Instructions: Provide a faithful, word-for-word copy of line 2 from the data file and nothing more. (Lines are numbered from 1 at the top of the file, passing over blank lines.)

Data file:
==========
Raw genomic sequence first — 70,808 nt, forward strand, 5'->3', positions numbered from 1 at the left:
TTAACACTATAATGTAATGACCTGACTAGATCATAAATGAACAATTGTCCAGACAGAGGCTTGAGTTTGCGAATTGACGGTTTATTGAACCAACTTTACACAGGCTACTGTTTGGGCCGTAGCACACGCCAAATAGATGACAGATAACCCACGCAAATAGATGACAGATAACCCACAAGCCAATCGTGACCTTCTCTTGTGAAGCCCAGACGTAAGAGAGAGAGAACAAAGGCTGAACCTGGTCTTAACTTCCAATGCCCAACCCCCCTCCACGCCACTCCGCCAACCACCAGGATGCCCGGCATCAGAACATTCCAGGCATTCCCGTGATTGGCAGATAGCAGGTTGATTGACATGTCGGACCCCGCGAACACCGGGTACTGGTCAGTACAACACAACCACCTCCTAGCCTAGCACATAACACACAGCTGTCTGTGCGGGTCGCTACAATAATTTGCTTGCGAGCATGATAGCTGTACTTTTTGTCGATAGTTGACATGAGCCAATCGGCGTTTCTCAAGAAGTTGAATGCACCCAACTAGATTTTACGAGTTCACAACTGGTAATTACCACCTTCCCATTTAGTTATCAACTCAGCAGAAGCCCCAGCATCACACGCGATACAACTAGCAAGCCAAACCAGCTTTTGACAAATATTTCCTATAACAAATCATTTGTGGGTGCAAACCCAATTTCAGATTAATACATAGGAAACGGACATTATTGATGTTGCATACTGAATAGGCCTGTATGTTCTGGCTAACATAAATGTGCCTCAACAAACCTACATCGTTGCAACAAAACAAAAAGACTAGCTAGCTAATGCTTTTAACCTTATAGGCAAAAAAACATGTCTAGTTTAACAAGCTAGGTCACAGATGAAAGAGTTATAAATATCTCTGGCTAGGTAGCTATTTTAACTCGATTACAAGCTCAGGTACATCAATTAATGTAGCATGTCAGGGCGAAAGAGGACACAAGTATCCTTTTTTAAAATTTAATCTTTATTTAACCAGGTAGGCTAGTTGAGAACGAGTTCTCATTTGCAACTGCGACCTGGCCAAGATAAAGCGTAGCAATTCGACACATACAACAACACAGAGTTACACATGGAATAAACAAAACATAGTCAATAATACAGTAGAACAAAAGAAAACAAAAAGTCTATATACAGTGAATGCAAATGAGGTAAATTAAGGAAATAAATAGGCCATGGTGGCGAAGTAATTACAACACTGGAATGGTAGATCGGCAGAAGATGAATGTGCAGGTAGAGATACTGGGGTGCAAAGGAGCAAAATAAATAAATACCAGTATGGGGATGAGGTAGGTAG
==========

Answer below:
TTAACACTATAATGTAATGACCTGACTAGATCATAAATGAACAATTGTCCAGACAGAGGCTTGAGTTTGCGAATTGACGGTTTATTGAACCAACTTTACACAGGCTACTGTTTGGGCCGTAGCACACGCCAAATAGATGACAGATAACCCACGCAAATAGATGACAGATAACCCACAAGCCAATCGTGACCTTCTCTTGTGAAGCCCAGACGTAAGAGAGAGAGAACAAAGGCTGAACCTGGTCTTAACTTCCAATGCCCAACCCCCCTCCACGCCACTCCGCCAACCACCAGGATGCCCGGCATCAGAACATTCCAGGCATTCCCGTGATTGGCAGATAGCAGGTTGATTGACATGTCGGACCCCGCGAACACCGGGTACTGGTCAGTACAACACAACCACCTCCTAGCCTAGCACATAACACACAGCTGTCTGTGCGGGTCGCTACAATAATTTGCTTGCGAGCATGATAGCTGTACTTTTTGTCGATAGTTGACATGAGCCAATCGGCGTTTCTCAAGAAGTTGAATGCACCCAACTAGATTTTACGAGTTCACAACTGGTAATTACCACCTTCCCATTTAGTTATCAACTCAGCAGAAGCCCCAGCATCACACGCGATACAACTAGCAAGCCAAACCAGCTTTTGACAAATATTTCCTATAACAAATCATTTGTGGGTGCAAACCCAATTTCAGATTAATACATAGGAAACGGACATTATTGATGTTGCATACTGAATAGGCCTGTATGTTCTGGCTAACATAAATGTGCCTCAACAAACCTACATCGTTGCAACAAAACAAAAAGACTAGCTAGCTAATGCTTTTAACCTTATAGGCAAAAAAACATGTCTAGTTTAACAAGCTAGGTCACAGATGAAAGAGTTATAAATATCTCTGGCTAGGTAGCTATTTTAACTCGATTACAAGCTCAGGTACATCAATTAATGTAGCATGTCAGGGCGAAAGAGGACACAAGTATCCTTTTTTAAAATTTAATCTTTATTTAACCAGGTAGGCTAGTTGAGAACGAGTTCTCATTTGCAACTGCGACCTGGCCAAGATAAAGCGTAGCAATTCGACACATACAACAACACAGAGTTACACATGGAATAAACAAAACATAGTCAATAATACAGTAGAACAAAAGAAAACAAAAAGTCTATATACAGTGAATGCAAATGAGGTAAATTAAGGAAATAAATAGGCCATGGTGGCGAAGTAATTACAACACTGGAATGGTAGATCGGCAGAAGATGAATGTGCAGGTAGAGATACTGGGGTGCAAAGGAGCAAAATAAATAAATACCAGTATGGGGATGAGGTAGGTAG